Maximum transmission () occurs when the optical path length difference () between each transmitted beam is an integer multiple of the wavelength. In the absence of absorption, the reflectance of the etalon Re is the complement of the transmittance, such that . The maximum reflectivity is given by:
and this occurs when the path-length difference is equal to half an odd multiple of the wavelength.
The wavelength separation between adjacent transmission peaks is called the free spectral range (FSR) of the etalon, Δλ, and is given by:
where λ0 is the central wavelength of the nearest transmission peak. The FSR is related to the full-width half-maximum, δλ, of any one transmission band by a quantity known as the finesse:
This is commonly approximated (for R > 0.5) by
If the two mirrors are not equal, the finesse becomes
Etalons with high finesse show sharper transmission peaks with lower minimum transmission coefficients. In the oblique incidence case, the finesse will depend on the polarization state of the beam, since the value of "R", given by the Fresnel equations, is generally different for p and s polarizations.
A Fabry–Pérot interferometer differs from a Fabry–Pérot etalon in the fact that the distance ℓ between the plates can be tuned in order to change the wavelengths at which transmission peaks occur in the interferometer. Due to the angle dependence of the transmission, the peaks can also be shifted by rotating the etalon with respect to the beam.
A related device is the Gires–Tournois etalon.
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Two beams are shown in the diagram at the right, one of which (T0) is transmitted through the etalon, and the other of which (T1) is reflected twice before being transmitted. At each reflection, the amplitude is reduced by , while at each transmission through an interface the amplitude is reduced by . Assuming no absorption, conservation of energy requires T + R = 1. In the derivation below, n is the index of refraction inside the etalon, and n0 is that outside the etalon. It is presumed that n > n0. The incident amplitude at point a is taken to be one, and phasors are used to represent the amplitude of the radiation. The transmitted amplitude at point b will then be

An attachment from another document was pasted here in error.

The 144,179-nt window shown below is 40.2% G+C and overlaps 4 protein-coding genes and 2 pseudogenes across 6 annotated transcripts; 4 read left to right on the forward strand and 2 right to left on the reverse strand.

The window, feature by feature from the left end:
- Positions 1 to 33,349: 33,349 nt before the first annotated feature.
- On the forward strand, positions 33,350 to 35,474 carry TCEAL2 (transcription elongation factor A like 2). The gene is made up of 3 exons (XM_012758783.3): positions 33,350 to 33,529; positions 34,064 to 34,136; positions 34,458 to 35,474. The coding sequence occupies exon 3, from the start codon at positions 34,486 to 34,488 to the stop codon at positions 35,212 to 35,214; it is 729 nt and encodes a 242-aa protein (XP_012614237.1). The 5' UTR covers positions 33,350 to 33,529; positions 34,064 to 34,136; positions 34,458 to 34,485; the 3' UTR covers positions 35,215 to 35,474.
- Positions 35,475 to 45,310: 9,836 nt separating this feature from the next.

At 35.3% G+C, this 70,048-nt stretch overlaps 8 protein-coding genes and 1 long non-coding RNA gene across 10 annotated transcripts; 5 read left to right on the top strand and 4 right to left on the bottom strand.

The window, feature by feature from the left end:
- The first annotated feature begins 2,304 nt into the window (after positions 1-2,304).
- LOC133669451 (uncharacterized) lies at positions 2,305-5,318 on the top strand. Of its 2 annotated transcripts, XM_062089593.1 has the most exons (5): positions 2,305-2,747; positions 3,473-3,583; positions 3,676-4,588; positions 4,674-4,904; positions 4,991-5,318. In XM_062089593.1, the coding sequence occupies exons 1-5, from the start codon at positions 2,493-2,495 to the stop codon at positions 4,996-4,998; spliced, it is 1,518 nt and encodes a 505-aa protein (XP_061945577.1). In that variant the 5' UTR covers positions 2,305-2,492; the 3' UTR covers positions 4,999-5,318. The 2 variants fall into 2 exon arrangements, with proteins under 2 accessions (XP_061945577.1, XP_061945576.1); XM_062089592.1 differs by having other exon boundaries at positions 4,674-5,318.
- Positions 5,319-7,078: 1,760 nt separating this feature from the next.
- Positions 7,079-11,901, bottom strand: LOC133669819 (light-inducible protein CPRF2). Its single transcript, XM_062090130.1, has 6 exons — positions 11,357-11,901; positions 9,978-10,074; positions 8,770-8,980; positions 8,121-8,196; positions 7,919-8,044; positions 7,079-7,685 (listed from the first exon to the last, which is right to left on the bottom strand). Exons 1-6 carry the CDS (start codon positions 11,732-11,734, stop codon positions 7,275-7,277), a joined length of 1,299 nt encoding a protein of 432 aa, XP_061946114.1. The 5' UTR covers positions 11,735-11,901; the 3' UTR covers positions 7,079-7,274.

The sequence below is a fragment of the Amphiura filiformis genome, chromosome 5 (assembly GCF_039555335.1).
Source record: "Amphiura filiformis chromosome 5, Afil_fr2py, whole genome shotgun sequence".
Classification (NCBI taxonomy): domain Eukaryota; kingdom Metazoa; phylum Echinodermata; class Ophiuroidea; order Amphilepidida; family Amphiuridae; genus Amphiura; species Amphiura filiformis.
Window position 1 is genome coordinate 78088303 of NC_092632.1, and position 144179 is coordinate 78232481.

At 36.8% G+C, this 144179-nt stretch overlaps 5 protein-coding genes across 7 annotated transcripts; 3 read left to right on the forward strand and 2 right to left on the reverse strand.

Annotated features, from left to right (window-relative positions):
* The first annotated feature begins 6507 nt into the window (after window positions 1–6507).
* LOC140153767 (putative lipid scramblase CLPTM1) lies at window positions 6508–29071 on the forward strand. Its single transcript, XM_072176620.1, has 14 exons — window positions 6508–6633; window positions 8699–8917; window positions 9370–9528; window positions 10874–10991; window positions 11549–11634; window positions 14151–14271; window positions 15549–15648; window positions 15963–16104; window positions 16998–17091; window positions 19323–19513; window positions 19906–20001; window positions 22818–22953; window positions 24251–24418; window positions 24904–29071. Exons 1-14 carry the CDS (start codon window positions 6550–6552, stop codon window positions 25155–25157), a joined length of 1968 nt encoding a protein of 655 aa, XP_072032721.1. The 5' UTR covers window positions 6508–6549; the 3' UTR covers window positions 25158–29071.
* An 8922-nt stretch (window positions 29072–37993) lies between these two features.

where is the wavenumber inside the etalon and λ is the vacuum wavelength. At point c the transmitted amplitude will be
The total amplitude of both beams will be the sum of the amplitudes of the two beams measured along a line perpendicular to the direction of the beam. The amplitude t0 at point b can therefore be added to t'1 retarded in phase by an amount where is the wavenumber outside of the etalon. Thus
where ℓ0 is
The phase difference between the two beams is
The relationship between θ and θ0 is given by Snell's law:
so that the phase difference may be written:
To within a constant multiplicative phase factor, the amplitude of the mth transmitted beam can be written as:
The total transmitted amplitude is the sum of all individual beams' amplitudes:
The series is a geometric series whose sum can be expressed analytically. The amplitude can be rewritten as
The intensity of the beam will be just t times its complex conjugate. Since the incident beam was assumed to have an intensity of one, this will also give the transmission function:
Defining the above expression may be written as: